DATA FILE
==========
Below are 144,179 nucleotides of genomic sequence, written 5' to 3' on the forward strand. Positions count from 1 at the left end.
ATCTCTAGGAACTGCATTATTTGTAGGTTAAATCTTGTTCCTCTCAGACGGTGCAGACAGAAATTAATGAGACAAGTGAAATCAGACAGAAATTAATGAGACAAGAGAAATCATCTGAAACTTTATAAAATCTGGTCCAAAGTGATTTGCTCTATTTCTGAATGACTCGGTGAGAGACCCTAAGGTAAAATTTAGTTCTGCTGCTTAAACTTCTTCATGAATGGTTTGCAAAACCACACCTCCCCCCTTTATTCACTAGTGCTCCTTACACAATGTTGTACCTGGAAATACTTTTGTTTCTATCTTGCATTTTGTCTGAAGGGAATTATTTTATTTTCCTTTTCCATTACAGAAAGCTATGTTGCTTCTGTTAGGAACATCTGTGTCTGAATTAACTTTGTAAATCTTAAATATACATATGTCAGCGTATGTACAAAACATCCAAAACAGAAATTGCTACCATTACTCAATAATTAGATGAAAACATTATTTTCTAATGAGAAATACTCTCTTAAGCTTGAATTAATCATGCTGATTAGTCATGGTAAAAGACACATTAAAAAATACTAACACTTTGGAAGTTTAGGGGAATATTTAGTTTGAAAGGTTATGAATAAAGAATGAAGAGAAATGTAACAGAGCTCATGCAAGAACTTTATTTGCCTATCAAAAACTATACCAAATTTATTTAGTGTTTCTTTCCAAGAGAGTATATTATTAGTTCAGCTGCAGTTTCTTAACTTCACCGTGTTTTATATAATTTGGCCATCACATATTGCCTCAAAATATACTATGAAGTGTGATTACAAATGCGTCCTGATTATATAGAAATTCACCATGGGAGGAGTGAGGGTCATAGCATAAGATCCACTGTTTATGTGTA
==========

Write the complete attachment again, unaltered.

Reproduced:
Below are 144,179 nucleotides of genomic sequence, written 5' to 3' on the forward strand. Positions count from 1 at the left end.
ATCTCTAGGAACTGCATTATTTGTAGGTTAAATCTTGTTCCTCTCAGACGGTGCAGACAGAAATTAATGAGACAAGTGAAATCAGACAGAAATTAATGAGACAAGAGAAATCATCTGAAACTTTATAAAATCTGGTCCAAAGTGATTTGCTCTATTTCTGAATGACTCGGTGAGAGACCCTAAGGTAAAATTTAGTTCTGCTGCTTAAACTTCTTCATGAATGGTTTGCAAAACCACACCTCCCCCCTTTATTCACTAGTGCTCCTTACACAATGTTGTACCTGGAAATACTTTTGTTTCTATCTTGCATTTTGTCTGAAGGGAATTATTTTATTTTCCTTTTCCATTACAGAAAGCTATGTTGCTTCTGTTAGGAACATCTGTGTCTGAATTAACTTTGTAAATCTTAAATATACATATGTCAGCGTATGTACAAAACATCCAAAACAGAAATTGCTACCATTACTCAATAATTAGATGAAAACATTATTTTCTAATGAGAAATACTCTCTTAAGCTTGAATTAATCATGCTGATTAGTCATGGTAAAAGACACATTAAAAAATACTAACACTTTGGAAGTTTAGGGGAATATTTAGTTTGAAAGGTTATGAATAAAGAATGAAGAGAAATGTAACAGAGCTCATGCAAGAACTTTATTTGCCTATCAAAAACTATACCAAATTTATTTAGTGTTTCTTTCCAAGAGAGTATATTATTAGTTCAGCTGCAGTTTCTTAACTTCACCGTGTTTTATATAATTTGGCCATCACATATTGCCTCAAAATATACTATGAAGTGTGATTACAAATGCGTCCTGATTATATAGAAATTCACCATGGGAGGAGTGAGGGTCATAGCATAAGATCCACTGTTTATGTGTA